The Torres Islands are in the Torba Province of Vanuatu, the northernmost island group in the country. The chain of islands that make up this micro-archipelago straddle the broader cultural boundary that distinguishes Island Melanesia from several Polynesian outliers located in the neighbouring Solomon Islands. To the north is Temotu Province of the Solomon Islands, to the south Espiritu Santo, and to the southeast the Banks Islands. To the west, in the ocean, is the deep Torres Trench, the subduction zone between the Australian and Pacific Plates.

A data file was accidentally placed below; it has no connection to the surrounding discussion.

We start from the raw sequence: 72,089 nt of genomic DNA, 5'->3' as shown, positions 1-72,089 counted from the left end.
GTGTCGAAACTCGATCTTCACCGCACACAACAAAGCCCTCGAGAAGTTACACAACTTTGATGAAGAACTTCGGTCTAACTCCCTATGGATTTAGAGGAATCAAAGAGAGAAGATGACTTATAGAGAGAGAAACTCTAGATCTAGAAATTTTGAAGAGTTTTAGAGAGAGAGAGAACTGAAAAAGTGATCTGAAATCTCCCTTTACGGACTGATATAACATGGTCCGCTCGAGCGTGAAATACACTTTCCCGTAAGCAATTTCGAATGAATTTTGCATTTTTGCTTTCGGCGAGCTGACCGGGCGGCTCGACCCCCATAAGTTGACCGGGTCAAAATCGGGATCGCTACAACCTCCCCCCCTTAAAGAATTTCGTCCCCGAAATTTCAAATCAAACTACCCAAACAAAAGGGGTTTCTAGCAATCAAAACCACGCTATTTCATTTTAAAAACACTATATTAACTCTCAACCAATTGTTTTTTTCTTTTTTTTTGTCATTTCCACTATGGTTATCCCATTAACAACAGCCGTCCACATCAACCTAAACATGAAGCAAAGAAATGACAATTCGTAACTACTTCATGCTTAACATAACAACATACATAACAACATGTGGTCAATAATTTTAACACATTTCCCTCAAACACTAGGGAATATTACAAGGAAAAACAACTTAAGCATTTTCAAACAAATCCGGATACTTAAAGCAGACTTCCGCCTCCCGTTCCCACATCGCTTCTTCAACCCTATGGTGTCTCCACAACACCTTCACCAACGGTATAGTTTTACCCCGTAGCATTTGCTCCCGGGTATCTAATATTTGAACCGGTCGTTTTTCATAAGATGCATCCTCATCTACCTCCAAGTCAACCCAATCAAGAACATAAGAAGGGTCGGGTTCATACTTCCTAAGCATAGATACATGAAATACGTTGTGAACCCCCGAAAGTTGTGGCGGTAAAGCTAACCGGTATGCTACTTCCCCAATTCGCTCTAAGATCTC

The seven islands in the Torres group, from north to south, are Hiw or Hiu (the largest), Metoma, Tegua, Ngwel (an uninhabited islet), Linua, Lo or Loh, and Toga. This chain stretches 42 km (26 mi). The highest point of the chain is only 200 m (656 ft) above sea level. They are less rugged than the country's islands further south. Contrary to popular belief, only a few stretches of the Torres Islands' coastline are graced with white sand beaches; in reality, much of the shore is composed of rocky coral uplift.